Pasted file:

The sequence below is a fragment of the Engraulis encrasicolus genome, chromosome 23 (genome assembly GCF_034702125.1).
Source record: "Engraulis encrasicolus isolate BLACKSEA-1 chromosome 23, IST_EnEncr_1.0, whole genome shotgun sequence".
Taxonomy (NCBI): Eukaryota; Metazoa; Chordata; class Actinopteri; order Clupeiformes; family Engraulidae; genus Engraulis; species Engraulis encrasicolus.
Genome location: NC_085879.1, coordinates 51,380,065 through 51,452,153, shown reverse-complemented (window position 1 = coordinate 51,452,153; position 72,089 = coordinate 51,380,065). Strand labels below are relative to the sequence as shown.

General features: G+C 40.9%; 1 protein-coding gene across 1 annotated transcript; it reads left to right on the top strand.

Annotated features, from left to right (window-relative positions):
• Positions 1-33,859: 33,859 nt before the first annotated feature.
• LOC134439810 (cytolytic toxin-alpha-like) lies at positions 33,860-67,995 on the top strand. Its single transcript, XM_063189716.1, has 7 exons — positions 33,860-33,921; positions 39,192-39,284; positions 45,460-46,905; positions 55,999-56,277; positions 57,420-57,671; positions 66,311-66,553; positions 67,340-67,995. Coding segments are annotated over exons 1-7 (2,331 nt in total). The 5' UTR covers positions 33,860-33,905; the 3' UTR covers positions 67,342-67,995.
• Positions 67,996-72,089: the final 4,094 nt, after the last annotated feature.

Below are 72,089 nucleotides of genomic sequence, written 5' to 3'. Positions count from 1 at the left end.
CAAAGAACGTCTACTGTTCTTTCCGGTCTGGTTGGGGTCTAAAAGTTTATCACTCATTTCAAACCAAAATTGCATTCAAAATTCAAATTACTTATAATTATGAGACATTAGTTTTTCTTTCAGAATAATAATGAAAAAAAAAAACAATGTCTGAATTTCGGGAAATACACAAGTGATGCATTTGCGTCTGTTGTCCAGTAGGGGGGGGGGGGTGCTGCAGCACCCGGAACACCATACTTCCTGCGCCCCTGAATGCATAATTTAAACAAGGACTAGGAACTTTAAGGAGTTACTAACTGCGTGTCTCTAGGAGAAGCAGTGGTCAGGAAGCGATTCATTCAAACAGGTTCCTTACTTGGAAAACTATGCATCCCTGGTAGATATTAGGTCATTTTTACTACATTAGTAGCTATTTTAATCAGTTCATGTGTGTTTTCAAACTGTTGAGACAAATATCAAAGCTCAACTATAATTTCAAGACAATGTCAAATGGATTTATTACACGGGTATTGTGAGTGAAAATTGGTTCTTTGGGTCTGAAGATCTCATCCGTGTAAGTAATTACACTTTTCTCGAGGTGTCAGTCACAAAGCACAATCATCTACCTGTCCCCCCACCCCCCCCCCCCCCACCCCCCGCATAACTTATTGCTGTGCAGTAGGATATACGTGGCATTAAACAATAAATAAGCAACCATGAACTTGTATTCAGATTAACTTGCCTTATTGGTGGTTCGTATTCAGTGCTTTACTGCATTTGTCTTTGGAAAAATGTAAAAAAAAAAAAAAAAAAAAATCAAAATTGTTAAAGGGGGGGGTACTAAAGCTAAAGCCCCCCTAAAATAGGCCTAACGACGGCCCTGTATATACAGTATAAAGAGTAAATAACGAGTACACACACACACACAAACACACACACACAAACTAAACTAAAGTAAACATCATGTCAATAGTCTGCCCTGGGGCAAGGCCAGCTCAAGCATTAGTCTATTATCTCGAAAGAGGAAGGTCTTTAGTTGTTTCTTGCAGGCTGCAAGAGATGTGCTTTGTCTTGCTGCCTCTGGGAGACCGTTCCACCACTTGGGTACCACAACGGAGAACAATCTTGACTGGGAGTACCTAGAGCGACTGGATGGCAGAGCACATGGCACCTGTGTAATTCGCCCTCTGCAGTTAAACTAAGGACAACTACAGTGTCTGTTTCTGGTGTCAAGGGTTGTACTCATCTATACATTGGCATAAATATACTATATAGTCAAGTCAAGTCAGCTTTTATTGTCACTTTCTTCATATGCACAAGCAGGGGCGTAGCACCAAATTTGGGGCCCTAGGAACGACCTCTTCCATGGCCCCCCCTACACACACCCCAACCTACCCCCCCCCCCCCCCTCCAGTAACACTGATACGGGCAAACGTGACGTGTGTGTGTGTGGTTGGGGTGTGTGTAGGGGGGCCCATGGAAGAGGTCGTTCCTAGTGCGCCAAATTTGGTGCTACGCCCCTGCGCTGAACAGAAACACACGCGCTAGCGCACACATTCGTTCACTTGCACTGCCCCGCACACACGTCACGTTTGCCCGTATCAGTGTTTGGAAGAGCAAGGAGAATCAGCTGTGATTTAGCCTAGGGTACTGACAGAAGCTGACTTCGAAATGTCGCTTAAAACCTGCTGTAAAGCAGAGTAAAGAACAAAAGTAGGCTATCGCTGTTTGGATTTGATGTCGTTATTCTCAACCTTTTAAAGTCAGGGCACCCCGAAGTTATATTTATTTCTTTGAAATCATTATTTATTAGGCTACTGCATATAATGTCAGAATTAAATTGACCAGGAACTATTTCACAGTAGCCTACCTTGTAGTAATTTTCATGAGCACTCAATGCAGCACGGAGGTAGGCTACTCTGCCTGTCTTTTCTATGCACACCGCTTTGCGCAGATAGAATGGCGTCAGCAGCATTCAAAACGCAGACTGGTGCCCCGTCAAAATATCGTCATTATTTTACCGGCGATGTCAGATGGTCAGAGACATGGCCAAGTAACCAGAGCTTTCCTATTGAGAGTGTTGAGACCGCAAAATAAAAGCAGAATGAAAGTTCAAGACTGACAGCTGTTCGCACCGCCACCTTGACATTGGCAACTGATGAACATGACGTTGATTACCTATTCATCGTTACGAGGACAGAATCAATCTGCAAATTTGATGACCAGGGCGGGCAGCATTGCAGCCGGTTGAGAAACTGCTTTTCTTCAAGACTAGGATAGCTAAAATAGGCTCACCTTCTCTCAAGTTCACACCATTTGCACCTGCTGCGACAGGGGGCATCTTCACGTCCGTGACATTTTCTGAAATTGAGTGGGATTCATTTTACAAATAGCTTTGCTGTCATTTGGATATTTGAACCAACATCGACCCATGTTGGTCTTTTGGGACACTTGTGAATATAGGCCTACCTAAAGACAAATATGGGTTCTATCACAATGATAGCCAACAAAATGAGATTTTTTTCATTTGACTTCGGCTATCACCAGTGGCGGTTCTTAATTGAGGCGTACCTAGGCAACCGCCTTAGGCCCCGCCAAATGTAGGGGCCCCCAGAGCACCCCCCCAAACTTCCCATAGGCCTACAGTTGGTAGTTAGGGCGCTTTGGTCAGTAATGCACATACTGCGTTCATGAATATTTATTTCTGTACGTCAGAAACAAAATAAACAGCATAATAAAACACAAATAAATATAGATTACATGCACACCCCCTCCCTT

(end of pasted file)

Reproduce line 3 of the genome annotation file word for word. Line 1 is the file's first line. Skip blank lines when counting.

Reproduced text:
Taxonomy (NCBI): Eukaryota; Metazoa; Chordata; class Actinopteri; order Clupeiformes; family Engraulidae; genus Engraulis; species Engraulis encrasicolus.